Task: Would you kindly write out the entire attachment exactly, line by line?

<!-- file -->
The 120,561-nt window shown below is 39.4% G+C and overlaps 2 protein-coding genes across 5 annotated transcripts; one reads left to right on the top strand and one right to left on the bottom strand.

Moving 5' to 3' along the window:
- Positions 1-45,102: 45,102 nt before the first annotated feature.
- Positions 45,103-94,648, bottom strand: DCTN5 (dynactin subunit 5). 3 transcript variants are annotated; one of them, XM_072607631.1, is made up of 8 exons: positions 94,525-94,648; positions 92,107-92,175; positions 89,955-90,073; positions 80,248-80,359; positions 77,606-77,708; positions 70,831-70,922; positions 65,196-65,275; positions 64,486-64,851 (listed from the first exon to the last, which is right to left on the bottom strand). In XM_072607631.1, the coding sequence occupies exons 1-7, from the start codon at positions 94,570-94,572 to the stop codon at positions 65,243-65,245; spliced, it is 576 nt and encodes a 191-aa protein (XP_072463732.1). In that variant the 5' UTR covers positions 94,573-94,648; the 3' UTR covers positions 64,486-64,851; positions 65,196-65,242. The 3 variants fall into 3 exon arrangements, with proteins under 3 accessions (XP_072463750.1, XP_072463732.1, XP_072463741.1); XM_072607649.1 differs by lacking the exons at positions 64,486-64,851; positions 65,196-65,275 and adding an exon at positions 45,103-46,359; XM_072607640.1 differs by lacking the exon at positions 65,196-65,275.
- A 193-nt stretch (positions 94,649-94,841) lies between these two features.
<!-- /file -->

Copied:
The 120,561-nt window shown below is 39.4% G+C and overlaps 2 protein-coding genes across 5 annotated transcripts; one reads left to right on the top strand and one right to left on the bottom strand.

Moving 5' to 3' along the window:
- Positions 1-45,102: 45,102 nt before the first annotated feature.
- Positions 45,103-94,648, bottom strand: DCTN5 (dynactin subunit 5). 3 transcript variants are annotated; one of them, XM_072607631.1, is made up of 8 exons: positions 94,525-94,648; positions 92,107-92,175; positions 89,955-90,073; positions 80,248-80,359; positions 77,606-77,708; positions 70,831-70,922; positions 65,196-65,275; positions 64,486-64,851 (listed from the first exon to the last, which is right to left on the bottom strand). In XM_072607631.1, the coding sequence occupies exons 1-7, from the start codon at positions 94,570-94,572 to the stop codon at positions 65,243-65,245; spliced, it is 576 nt and encodes a 191-aa protein (XP_072463732.1). In that variant the 5' UTR covers positions 94,573-94,648; the 3' UTR covers positions 64,486-64,851; positions 65,196-65,242. The 3 variants fall into 3 exon arrangements, with proteins under 3 accessions (XP_072463750.1, XP_072463732.1, XP_072463741.1); XM_072607649.1 differs by lacking the exons at positions 64,486-64,851; positions 65,196-65,275 and adding an exon at positions 45,103-46,359; XM_072607640.1 differs by lacking the exon at positions 65,196-65,275.
- A 193-nt stretch (positions 94,649-94,841) lies between these two features.